I recently had the privilege of teaching three days of workshops in Japan. I had a fantastic trip, and a great experience with the team at Osaka City University.
This story, however, is about the days before.
The workshops were full of new teaching material. Due partially to hesitation about putting very in-progress work online, and mostly to doing lots of work on planes and in other wifi-less situations, my Github commits were rare in the months leading up to my visit, but I took an uncharacteristically laissez-faire attitude toward the situation. I mean, I know bad things happen, but they’ve never happened to me…
I knew, though. In the back of my head, I knew.
Also, about to put the whole thing on Github after walking alone back from dinner tonight and thinking, "What if someone steals my laptop and it's ALL GONE?! Miles would be **so** disappointed in me." <- true story— Jennifer Thompson (@jent103) May 21, 2018
Fortunately no one did mug me that night in Seattle, but Miles McBain’s recent blog post (and other well known thoughts on the matter) were fresh in my mind, and I swore to do better. You know, just in case.
I finished the last workshop slides on my flight to Tokyo; because I am
cheap frugal, I did not purchase the $20, probably slow, airplane wifi. No one was in the seat next to me (#blessed), so after finishing the slides I set my laptop there while I ate and watched yet another movie1. At some point, the laptop slid to the floor. “No big deal,” I thought. “It’s not that far a drop, and it didn’t hit that hard.” I had a brief series of heart palpitations when the machine took a few minutes to wake up before landing, but eventually it did, and I proceeded to forget about it. When I got to my hotel, I committed the last changes to Github… just in case.
Thirty-six hours passed, during which my traveling companions and I 1) ate plenty of raw seafood and 2) noticed no issues with the laptop. The next morning, as we were packing to head to Kyoto, I went to shut it down. I logged in, and then…
…the screen started flickering.
Then the screen went black.
The rest of the machine seemed to be okay, but no amount of hitting keys or trying to restart was bringing my screen back.
Two lessons cemented today:— Jennifer Thompson (@jent103) May 30, 2018
1. Put your work on the Internet. No REALLY. Because you just. never. know.
2. Good travel companions are worth their weight in platinum.
Friends, the only thing saving me from panic at this point was knowing that, in a pinch, I had a minimum viable set of materials on Github that I could run from anyone’s computer, with no prep. They wouldn’t be perfect (I was planning some last-minute updates after conversations with the OCU team), and I might not be able to run the examples myself and or do any live coding, but they would do.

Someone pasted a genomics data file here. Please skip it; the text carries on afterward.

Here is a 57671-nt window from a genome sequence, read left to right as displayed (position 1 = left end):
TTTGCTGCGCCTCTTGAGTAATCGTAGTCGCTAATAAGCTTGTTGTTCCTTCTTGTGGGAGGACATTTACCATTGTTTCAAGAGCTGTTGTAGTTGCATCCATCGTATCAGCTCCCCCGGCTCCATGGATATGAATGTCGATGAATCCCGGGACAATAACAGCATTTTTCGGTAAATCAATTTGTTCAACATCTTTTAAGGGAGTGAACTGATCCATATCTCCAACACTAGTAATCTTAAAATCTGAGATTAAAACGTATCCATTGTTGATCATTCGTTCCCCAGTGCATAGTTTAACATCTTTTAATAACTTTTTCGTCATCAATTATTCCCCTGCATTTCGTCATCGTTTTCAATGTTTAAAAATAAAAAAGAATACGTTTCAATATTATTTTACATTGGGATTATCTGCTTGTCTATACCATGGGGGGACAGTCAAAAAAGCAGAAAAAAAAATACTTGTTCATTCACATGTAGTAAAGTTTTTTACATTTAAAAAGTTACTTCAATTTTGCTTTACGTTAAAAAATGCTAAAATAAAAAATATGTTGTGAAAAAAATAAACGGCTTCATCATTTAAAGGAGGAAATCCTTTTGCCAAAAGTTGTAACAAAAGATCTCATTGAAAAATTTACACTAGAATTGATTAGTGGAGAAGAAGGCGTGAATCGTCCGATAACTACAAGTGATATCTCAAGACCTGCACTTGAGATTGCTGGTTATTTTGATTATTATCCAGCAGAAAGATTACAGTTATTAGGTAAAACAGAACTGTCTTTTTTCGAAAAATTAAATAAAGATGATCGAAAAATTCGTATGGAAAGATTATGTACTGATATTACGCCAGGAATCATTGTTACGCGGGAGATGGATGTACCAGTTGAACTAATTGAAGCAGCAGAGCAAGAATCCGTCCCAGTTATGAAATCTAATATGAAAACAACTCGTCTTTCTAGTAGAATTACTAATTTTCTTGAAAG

Choose your own source - Dropbox, Google Drive, whichever - but for the love, put it online. In my case, Github worked perfectly: My slides were HTML (done with
xaringan), and I had enabled Github Pages on those repos, so that I could walk up to any computer with internet access and immediately start the workshops.
(A less dramatic situation happened last summer, when I gave a talk on missing data and bias. Everyone had sent slides prior to the conference, but mine didn’t make it onto the ballroom computer - which I didn’t realize until I went to the lectern to speak. I went to my Github repo, downloaded the PDF, and moved on with the talk in about a minute. Minor catastrophe and awkward conference technical difficulties averted, because the work was easily accessible online.)
I had two friends traveling with me; they were amazingly chill about spending part of their Japanese vacation going to the Apple Store in Ginza2, and one even spent the next morning accompanying me to Osaka to troubleshoot. Select excellent travel companions, is what I’m saying.
So. Put your work online. The worst case scenario probably won’t happen… but it could.
I let the OCU team know the situation, and the next morning I went over to Osaka to figure out a solution that would allow me to make updates over the next few days, as I had just been given access to their EDC system. Upon arriving at OCU and plugging my laptop into an external monitor…
…the whole thing worked.
It’s like it never happened.
I type this post to you now on the very same laptop, looking at the very same screen.
I can’t explain this. Did the Universe want to teach me a lesson, and once I was sufficiently frightened, it generously gave me my laptop back? Is there some wire that got jolted loose and then back into place? ¯\(ツ)/¯
I left OCU with a spare HDMI cable to use with the hotel TV should the need arise. But the need never did; I finished my updates on the Shinkansen (pushing those changes to Github via our pocket wifi, because I have learned my lesson), and the only technical difficulties during our workshops were the ones caused by actual code.
But this is a mystery, and one I wouldn’t count on repeating.